A 100 meter office tower anchors the SOHO Fuxing’s mixed-use development in Shanghai’s Xintiandi area. This tower sits along a tree-lined intersection. Again, it is not feasible to back up any further to capture this shot. Let’s take a look at the results.

Again we start out with the 24mm TS. Because of the proximity to the building, it’s simply not possible to capture the entire building in frame with this lens, even if you were to tilt it upwards.

24mm TS shifted all the way up

This situation shows exactly how indispensable the 17mm TS can be. Even in such tight quarters, we’re still able to get the entire building in frame, as well as capture a good amount of foreground – a tree-lined intersection that is quintessential Shanghai.

17mm TS

Alright, let’s take a look at whether or not the 16-35mm can make it happen or not. Cranking it all the way 16mm and tilting up, you can see that, after correcting the perspective, we just barely get the top of the building in frame and we’re left with a couple of sizable gaps at the bottom corners. Your options at this point would be to crop in very close and miss out on highlighting the intersection in the foreground, or spend a lot of time trying to fill in those corners and hope no one notices how bad it’ll probably look.

If you had a zoom lens that is even wider, say 14mm or 12mm, you could probably get a usable image here. But the bigger issue is, what happens if you’re doing this professionally and you have a client breathing down your neck? Well, my guess is it would go something like this . . .

Even if you’re able to eventually get a usable image, you aren’t going to instill very much confidence in the client if she/he is on-site with you. Your process is as much an indication of your expertise, as the final images themselves.

To summarize this scenario, here’s the three image comparison:

I actually circled back around later in the afternoon, when the light was better and there was some nice cloud cover, to capture this image, which does have a place in my portfolio.

Final image taken with 17mm TS

Before moving onto the next scenario, let’s take a break for some comic relief and look at some images I found in my catalog from before I owned a tilt-shift lens, or was out and about without one. These didn’t work out so well.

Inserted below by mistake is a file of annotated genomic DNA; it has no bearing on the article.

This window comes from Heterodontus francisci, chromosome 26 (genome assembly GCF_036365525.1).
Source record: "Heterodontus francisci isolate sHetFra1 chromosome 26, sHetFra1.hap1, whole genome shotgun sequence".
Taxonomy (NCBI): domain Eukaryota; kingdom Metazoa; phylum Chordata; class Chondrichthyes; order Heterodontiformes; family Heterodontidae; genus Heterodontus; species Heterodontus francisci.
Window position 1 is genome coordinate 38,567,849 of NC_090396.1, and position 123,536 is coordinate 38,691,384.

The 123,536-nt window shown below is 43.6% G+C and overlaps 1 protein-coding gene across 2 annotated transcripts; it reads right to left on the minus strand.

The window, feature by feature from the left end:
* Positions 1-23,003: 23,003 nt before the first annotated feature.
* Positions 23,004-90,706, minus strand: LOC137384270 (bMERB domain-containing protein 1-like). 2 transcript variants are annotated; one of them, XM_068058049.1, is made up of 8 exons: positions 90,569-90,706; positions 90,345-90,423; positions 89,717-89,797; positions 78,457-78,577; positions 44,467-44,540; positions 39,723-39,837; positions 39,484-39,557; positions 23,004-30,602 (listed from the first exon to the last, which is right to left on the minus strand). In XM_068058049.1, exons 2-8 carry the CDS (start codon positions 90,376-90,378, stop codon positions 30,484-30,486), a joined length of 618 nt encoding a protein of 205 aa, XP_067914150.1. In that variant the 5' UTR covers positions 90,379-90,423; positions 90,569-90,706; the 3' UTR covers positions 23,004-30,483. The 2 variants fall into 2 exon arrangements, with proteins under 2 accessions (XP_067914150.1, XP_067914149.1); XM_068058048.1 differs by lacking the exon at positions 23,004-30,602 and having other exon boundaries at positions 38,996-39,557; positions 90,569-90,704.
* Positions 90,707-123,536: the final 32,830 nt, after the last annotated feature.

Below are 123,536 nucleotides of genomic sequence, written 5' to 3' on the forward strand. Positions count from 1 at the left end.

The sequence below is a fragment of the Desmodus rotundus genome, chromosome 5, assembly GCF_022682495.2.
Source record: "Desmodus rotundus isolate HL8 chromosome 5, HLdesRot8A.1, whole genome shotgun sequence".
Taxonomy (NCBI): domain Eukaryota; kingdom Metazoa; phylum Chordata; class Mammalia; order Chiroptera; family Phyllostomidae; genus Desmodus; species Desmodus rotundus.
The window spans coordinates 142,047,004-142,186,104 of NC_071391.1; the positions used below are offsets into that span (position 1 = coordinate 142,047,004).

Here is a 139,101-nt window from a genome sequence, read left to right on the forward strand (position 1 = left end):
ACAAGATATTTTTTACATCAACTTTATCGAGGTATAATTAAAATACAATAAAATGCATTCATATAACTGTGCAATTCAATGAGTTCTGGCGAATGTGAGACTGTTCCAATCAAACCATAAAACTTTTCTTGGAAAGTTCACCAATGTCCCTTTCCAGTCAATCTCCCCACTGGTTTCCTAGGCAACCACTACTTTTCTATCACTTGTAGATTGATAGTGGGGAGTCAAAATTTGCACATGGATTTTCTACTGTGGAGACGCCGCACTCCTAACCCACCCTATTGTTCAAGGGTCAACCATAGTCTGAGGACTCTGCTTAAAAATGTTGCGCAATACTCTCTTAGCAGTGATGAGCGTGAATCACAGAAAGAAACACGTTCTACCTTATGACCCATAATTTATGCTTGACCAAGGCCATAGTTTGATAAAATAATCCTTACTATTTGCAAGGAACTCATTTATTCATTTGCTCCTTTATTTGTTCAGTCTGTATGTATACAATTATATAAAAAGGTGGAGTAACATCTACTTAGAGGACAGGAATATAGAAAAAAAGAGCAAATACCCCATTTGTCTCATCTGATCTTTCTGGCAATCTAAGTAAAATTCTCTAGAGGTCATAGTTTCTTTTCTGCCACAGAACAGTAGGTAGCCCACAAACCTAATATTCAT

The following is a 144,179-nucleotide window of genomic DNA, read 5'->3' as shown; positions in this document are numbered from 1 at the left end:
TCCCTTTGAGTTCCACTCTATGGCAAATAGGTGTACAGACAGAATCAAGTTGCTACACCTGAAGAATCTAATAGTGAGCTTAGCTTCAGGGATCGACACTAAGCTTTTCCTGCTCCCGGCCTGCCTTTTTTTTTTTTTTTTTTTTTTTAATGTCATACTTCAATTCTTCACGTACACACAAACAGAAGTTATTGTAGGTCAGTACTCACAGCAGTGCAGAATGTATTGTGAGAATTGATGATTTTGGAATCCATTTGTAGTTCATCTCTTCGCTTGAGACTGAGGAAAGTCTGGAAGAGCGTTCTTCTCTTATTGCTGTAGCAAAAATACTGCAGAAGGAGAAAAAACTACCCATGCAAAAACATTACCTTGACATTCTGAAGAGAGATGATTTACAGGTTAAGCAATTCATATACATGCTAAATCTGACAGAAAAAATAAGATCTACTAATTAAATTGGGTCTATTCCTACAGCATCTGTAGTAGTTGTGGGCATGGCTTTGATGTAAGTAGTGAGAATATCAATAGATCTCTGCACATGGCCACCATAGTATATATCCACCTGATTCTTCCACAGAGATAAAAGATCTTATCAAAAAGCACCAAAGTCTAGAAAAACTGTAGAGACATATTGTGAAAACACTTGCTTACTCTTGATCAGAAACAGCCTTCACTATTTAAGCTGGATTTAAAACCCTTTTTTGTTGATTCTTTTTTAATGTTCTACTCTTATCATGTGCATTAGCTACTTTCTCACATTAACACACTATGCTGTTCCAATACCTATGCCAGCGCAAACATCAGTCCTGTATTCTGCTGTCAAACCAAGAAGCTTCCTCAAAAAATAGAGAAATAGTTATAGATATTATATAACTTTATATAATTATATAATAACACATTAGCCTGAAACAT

16-35mm Outtakes

Content aware fill is good – but it ain’t this good.
Yikes!
Clients typically want to see the ground their buildings sit on.
All the prayers in the world aren’t going to get you a usable image out of this one

Scenario B – When moving back is no problem

Alright, let’s move onto a scenario where you have the luxury of being able to back up far enough to use either lens. There are a couple things to consider. Firstly, the building will typically look taller and more dynamic when using the 17mm TS over the 24mm. However with the 17mm, things can get distorted quite easily, especially if they are off-center in the frame, or close to the camera. Something else to consider when you’re in this situation are the foreground elements. With tall buildings, sometimes the distance you need to back up to fit the building in frame with a 24mm TS (versus the 17mm) can be significant, and thus what’s in the foreground may be completely different. Let’s take a look at a couple examples.

B1 – Jing’an Kerry Center

In the first image below, taken with the 17mm TS, the tower, which despite having a relatively simple, boxy massing, comes off looking quite dynamic because we are so close to the actual building. A lot of architects will prefer to see it this way. The downside is that the podium in the foreground, because of its proximity to the camera and the edge of the frame, gets stretched and elongated which looks unnatural.